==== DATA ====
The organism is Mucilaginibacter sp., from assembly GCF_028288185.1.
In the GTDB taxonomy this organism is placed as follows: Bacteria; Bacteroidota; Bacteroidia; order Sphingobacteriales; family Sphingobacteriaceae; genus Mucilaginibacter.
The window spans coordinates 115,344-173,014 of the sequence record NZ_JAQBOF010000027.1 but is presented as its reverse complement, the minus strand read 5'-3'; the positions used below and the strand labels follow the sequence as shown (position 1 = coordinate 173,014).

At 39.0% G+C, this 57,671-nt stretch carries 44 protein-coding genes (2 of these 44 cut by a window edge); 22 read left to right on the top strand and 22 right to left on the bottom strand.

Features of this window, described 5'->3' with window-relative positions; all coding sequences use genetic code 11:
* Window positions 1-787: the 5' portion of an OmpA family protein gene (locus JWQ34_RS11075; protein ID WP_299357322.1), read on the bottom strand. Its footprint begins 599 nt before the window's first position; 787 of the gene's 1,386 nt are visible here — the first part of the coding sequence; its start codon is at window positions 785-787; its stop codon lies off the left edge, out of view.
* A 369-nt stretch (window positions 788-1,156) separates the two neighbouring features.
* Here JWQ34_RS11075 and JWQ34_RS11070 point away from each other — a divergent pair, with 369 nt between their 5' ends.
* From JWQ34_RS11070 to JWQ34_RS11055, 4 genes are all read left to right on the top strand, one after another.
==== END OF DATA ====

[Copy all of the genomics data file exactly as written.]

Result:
The organism is Mucilaginibacter sp., from assembly GCF_028288185.1.
In the GTDB taxonomy this organism is placed as follows: Bacteria; Bacteroidota; Bacteroidia; order Sphingobacteriales; family Sphingobacteriaceae; genus Mucilaginibacter.
The window spans coordinates 115,344-173,014 of the sequence record NZ_JAQBOF010000027.1 but is presented as its reverse complement, the minus strand read 5'-3'; the positions used below and the strand labels follow the sequence as shown (position 1 = coordinate 173,014).

At 39.0% G+C, this 57,671-nt stretch carries 44 protein-coding genes (2 of these 44 cut by a window edge); 22 read left to right on the top strand and 22 right to left on the bottom strand.

Features of this window, described 5'->3' with window-relative positions; all coding sequences use genetic code 11:
* Window positions 1-787: the 5' portion of an OmpA family protein gene (locus JWQ34_RS11075; protein ID WP_299357322.1), read on the bottom strand. Its footprint begins 599 nt before the window's first position; 787 of the gene's 1,386 nt are visible here — the first part of the coding sequence; its start codon is at window positions 785-787; its stop codon lies off the left edge, out of view.
* A 369-nt stretch (window positions 788-1,156) separates the two neighbouring features.
* Here JWQ34_RS11075 and JWQ34_RS11070 point away from each other — a divergent pair, with 369 nt between their 5' ends.
* From JWQ34_RS11070 to JWQ34_RS11055, 4 genes are all read left to right on the top strand, one after another.